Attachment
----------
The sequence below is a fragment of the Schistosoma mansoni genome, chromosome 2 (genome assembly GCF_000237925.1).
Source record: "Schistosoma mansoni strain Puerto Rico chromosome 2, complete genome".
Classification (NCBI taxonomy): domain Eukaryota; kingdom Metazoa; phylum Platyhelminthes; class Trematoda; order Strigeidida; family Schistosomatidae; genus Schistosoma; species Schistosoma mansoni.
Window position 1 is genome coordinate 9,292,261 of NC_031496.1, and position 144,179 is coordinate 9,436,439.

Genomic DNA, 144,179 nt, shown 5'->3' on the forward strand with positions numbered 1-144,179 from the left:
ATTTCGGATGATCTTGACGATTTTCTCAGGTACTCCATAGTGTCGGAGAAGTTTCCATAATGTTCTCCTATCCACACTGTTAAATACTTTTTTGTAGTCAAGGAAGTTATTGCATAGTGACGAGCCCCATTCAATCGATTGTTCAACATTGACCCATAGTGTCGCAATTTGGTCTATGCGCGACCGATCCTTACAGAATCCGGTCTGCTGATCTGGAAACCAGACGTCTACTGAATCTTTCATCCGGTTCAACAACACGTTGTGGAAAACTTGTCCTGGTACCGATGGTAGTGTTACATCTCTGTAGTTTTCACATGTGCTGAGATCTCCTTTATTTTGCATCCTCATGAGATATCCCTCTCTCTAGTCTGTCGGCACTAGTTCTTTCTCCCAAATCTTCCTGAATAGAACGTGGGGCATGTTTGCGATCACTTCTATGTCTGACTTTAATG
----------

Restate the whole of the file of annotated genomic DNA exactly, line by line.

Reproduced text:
The sequence below is a fragment of the Schistosoma mansoni genome, chromosome 2 (genome assembly GCF_000237925.1).
Source record: "Schistosoma mansoni strain Puerto Rico chromosome 2, complete genome".
Classification (NCBI taxonomy): domain Eukaryota; kingdom Metazoa; phylum Platyhelminthes; class Trematoda; order Strigeidida; family Schistosomatidae; genus Schistosoma; species Schistosoma mansoni.
Window position 1 is genome coordinate 9,292,261 of NC_031496.1, and position 144,179 is coordinate 9,436,439.

Genomic DNA, 144,179 nt, shown 5'->3' on the forward strand with positions numbered 1-144,179 from the left:
ATTTCGGATGATCTTGACGATTTTCTCAGGTACTCCATAGTGTCGGAGAAGTTTCCATAATGTTCTCCTATCCACACTGTTAAATACTTTTTTGTAGTCAAGGAAGTTATTGCATAGTGACGAGCCCCATTCAATCGATTGTTCAACATTGACCCATAGTGTCGCAATTTGGTCTATGCGCGACCGATCCTTACAGAATCCGGTCTGCTGATCTGGAAACCAGACGTCTACTGAATCTTTCATCCGGTTCAACAACACGTTGTGGAAAACTTGTCCTGGTACCGATGGTAGTGTTACATCTCTGTAGTTTTCACATGTGCTGAGATCTCCTTTATTTTGCATCCTCATGAGATATCCCTCTCTCTAGTCTGTCGGCACTAGTTCTTTCTCCCAAATCTTCCTGAATAGAACGTGGGGCATGTTTGCGATCACTTCTATGTCTGACTTTAATG